Examples of age-restricted zoning include the City of Snellville, GA which, in 2007, implemented an R- HOP (Residential-Housing for Older Persons) district whose purpose is “to serve the housing needs of adults who are 55 years of age or older.” The ordinance recommends that this district “be located in areas that facilitate pedestrian access to nearby commercial goods and services, and/or amenities/cultural facilities.” Dwellings in R-HOP districts must have at least one step-free entrance, wide doorways, step-free access to kitchen, dining and other interior rooms, and bathrooms must be constructed to allow for the installation of grab bars.” (See Zoning Ordinance, City of Snellville, GA Code §9 (2007)).
The zoning ordinance of the Township of Moorestown, NJ has both Senior Citizen Residence Districts and Age-Qualified Residence Districts. Homes in the Senior Citizen Residence District must be affordable to low and moderate income households, while the Age-Qualified District “is intended to provide for age-qualified development consisting of townhouses for active adults with ancillary social, cultural and recreational amenities in a comprehensively planned development with significant open space.” (See Code of the Township of Moorestown Chapter 180).
These complete living spaces that are built into single-family homes may be attractive options for seniors living on fixed budgets, both for those who own a home but cannot afford to maintain it, and for those who could rent an apartment in such a home. Additionally, an accessory apartment may allow seniors to live with friends or family while still maintaining independence.
While municipalities may allow accessory apartments through local zoning ordinances, they often present planning concerns related to design, density, neighborhood character, and issues of health and safety. Local governments can address these concerns by subjecting accessory apartments to an additional layer of review through special use permit requirements. For example, a 2008 plan for the City of Northampton, MA allows the addition of an accessory “in-law” apartment to a single-family home under the following conditions: the apartment contains a separate kitchen and bath; the owners occupy either the primary or accessory unit; additional entrances are not built on the front of the house; the apartment is less than 900 sq. ft.; and no more than 3 people live in it. The Town of Huntington, NY also requires a minimum lot size of 7,500 sq. ft. and a minimum frontage of 75 ft.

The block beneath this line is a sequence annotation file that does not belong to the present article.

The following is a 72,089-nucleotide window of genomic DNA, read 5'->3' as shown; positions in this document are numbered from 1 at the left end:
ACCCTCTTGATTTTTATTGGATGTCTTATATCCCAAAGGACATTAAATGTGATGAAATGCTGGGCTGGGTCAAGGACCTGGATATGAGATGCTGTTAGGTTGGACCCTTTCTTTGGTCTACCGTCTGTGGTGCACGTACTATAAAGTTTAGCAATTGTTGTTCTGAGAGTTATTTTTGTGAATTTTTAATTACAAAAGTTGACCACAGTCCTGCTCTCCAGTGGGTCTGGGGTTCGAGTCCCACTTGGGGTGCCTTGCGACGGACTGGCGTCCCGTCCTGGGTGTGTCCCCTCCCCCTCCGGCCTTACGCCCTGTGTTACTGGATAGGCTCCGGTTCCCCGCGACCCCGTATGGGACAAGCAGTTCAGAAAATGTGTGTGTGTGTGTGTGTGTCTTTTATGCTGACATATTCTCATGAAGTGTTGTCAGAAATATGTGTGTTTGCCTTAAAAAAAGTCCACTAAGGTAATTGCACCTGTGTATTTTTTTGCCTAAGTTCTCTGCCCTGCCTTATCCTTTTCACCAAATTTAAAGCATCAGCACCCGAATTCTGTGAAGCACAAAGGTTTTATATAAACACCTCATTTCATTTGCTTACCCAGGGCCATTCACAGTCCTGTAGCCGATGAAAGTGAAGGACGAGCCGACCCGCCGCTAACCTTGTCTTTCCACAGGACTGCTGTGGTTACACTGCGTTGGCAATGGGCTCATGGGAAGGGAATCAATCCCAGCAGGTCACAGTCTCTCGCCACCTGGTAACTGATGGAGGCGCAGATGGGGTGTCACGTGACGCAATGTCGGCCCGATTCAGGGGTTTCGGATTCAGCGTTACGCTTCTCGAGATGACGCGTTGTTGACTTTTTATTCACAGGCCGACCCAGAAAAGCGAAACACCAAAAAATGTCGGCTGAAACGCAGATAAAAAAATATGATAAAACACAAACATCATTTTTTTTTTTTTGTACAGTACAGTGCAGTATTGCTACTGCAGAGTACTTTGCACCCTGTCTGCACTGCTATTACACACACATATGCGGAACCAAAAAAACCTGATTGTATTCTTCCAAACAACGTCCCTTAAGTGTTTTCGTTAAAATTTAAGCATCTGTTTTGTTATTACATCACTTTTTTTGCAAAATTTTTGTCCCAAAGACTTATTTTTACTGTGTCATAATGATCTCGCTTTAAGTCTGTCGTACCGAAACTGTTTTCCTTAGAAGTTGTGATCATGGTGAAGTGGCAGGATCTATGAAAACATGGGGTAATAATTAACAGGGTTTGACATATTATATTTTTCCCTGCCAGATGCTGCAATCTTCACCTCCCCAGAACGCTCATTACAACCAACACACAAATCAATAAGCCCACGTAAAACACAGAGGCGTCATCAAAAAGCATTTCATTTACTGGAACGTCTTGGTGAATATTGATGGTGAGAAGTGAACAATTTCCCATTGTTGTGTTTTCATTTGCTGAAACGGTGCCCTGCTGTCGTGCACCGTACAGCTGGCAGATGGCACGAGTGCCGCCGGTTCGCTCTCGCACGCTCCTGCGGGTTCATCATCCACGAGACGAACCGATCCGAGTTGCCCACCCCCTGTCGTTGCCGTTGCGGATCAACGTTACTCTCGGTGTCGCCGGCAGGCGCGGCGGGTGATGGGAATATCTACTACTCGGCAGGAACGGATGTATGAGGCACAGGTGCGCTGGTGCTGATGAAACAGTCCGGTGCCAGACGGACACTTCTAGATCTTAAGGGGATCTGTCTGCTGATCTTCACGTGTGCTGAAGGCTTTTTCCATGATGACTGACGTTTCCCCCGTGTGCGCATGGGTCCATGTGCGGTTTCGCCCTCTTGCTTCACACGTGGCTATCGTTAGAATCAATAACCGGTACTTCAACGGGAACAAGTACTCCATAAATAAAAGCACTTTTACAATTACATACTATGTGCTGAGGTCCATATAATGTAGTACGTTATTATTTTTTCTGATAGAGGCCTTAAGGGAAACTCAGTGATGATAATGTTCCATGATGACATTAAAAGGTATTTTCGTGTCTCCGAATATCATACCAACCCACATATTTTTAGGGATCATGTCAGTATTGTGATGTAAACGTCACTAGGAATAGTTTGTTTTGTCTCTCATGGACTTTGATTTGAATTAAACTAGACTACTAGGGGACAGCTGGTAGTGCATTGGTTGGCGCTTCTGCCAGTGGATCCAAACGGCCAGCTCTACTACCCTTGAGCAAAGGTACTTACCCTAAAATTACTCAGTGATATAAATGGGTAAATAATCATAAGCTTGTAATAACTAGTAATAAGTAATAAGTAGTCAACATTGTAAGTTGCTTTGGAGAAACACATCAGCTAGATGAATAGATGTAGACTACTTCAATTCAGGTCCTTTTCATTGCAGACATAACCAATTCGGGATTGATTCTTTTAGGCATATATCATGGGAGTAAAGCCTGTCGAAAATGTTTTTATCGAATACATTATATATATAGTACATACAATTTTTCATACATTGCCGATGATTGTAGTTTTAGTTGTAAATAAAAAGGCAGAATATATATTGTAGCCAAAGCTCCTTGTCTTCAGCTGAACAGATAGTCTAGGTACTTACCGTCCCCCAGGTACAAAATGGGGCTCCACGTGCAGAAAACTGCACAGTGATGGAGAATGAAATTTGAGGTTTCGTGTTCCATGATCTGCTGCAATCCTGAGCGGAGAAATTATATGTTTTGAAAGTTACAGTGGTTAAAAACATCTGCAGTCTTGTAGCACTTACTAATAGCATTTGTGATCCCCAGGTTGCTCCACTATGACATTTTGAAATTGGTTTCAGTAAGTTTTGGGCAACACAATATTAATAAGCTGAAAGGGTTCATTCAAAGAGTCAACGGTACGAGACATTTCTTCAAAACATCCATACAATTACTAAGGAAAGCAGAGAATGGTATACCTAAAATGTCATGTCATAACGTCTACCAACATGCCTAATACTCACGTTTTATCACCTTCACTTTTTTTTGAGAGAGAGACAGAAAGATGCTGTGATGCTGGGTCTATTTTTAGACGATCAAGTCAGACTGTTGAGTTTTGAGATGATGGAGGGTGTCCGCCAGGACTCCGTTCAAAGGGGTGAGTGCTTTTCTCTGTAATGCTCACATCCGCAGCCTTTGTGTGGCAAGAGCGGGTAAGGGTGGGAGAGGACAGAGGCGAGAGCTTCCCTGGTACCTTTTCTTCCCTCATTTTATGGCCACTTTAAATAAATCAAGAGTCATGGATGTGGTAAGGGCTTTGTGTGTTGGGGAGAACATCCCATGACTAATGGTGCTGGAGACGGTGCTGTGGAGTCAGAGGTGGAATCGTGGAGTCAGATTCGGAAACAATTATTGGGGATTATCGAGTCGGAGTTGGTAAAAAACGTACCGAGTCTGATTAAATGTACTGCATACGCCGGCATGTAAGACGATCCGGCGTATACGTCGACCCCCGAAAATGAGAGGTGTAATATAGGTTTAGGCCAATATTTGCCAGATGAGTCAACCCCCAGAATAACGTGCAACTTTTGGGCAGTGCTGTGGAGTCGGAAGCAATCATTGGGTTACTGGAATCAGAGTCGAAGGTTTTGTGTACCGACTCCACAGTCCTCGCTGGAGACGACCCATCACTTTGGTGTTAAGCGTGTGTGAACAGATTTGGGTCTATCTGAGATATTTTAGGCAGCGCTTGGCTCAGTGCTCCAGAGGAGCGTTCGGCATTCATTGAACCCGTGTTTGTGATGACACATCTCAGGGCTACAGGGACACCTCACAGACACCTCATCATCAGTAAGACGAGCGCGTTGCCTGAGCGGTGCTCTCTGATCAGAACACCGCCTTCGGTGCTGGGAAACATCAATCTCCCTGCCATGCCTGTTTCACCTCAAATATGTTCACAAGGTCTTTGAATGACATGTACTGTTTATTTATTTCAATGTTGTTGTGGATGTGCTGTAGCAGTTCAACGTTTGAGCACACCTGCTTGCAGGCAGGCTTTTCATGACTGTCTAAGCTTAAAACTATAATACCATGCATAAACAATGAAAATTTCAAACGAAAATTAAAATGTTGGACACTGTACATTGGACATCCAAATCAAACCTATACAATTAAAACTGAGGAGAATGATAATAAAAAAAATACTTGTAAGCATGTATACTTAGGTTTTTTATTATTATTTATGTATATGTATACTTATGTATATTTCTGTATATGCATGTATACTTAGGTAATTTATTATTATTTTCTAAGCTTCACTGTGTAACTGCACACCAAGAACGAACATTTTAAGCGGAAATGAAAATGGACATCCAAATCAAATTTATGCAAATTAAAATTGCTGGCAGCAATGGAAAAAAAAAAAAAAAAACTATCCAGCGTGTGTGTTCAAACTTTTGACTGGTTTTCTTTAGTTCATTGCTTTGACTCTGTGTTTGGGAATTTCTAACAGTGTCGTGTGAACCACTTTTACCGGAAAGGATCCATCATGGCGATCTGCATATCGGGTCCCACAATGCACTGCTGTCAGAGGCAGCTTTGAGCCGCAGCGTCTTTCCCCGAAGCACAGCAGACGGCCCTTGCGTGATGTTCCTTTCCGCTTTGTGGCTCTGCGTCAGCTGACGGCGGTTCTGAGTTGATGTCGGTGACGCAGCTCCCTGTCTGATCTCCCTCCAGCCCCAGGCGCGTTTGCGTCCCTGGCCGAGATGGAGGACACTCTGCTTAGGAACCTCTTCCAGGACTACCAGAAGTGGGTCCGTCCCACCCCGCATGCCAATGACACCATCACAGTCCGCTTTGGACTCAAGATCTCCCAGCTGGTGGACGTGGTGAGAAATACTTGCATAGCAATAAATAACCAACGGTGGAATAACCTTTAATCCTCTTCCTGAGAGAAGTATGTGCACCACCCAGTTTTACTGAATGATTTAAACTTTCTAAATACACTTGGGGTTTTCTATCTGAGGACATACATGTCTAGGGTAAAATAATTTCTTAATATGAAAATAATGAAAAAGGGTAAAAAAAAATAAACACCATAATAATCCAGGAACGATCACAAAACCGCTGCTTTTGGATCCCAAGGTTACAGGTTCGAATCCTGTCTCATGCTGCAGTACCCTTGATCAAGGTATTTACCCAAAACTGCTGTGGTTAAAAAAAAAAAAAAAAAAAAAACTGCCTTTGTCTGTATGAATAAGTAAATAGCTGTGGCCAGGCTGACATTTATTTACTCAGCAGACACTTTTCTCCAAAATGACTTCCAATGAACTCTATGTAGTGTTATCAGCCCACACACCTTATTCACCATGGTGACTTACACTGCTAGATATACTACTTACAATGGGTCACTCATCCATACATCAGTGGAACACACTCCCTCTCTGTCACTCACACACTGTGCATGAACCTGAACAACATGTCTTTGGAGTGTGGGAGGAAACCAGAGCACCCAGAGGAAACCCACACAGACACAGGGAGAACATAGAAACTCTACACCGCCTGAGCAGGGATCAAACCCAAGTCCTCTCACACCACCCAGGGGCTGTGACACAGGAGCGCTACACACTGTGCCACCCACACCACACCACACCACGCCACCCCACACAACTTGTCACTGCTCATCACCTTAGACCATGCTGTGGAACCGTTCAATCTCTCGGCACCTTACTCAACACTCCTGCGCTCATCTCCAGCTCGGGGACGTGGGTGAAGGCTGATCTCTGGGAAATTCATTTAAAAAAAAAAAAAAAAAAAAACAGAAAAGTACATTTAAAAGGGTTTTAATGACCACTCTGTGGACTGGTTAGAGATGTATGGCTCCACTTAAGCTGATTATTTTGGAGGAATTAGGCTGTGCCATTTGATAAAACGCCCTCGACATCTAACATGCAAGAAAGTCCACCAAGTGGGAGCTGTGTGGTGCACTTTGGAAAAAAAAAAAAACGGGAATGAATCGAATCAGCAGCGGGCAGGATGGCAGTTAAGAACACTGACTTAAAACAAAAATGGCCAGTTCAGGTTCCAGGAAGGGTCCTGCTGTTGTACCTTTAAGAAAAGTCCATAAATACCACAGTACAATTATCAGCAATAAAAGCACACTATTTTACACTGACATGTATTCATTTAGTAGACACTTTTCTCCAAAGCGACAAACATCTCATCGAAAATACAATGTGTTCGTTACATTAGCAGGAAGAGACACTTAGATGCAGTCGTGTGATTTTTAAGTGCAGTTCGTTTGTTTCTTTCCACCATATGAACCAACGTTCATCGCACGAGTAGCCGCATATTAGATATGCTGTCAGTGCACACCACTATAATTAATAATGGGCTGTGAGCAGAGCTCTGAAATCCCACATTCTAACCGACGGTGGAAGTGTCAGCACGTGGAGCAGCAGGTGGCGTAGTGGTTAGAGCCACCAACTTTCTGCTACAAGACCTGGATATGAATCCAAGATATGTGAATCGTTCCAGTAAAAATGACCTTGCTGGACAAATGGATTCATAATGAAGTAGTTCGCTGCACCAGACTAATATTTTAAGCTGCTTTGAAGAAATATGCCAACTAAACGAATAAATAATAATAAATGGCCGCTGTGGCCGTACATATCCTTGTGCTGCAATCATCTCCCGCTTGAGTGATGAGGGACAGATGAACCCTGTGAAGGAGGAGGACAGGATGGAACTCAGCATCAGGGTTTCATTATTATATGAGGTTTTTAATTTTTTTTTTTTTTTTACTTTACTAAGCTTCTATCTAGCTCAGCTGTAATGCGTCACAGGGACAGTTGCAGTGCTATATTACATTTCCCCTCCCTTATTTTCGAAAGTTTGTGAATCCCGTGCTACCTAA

Often also referred to as “granny flats,” elder cottages are self-contained houses designed so that seniors can live affordably near family members, while still maintaining both independence and privacy. They are similar to accessory apartments, but are generally detached prefabricated units which are often also removable. For seniors who own their own homes, installing an elder cottage for a friend or relative can bring in rent payments to help pay the homeowner’s mortgage or other expenses. However, elder cottages are not inexpensive, ranging from $25,000 to $100,000 or more.
Elder cottages present many of the same planning concerns as accessory apartments but, because they are detached structures, many local governments impose additional restrictions on their use. These may include minimum age requirements, relationship to the resident in the principal dwelling, placement of the cottage on the property, minimum lot size, etc. In New London, PA, for example, ordinances for elder cottages include having a minimum 2-acre lot, and also specify that the permits terminate on the death of the cottage’s occupant or the conveyance of the property to new owners. Once the elder cottage permit has been terminated, the property owners have 120 days to either remove the structure or convert it to another legal use.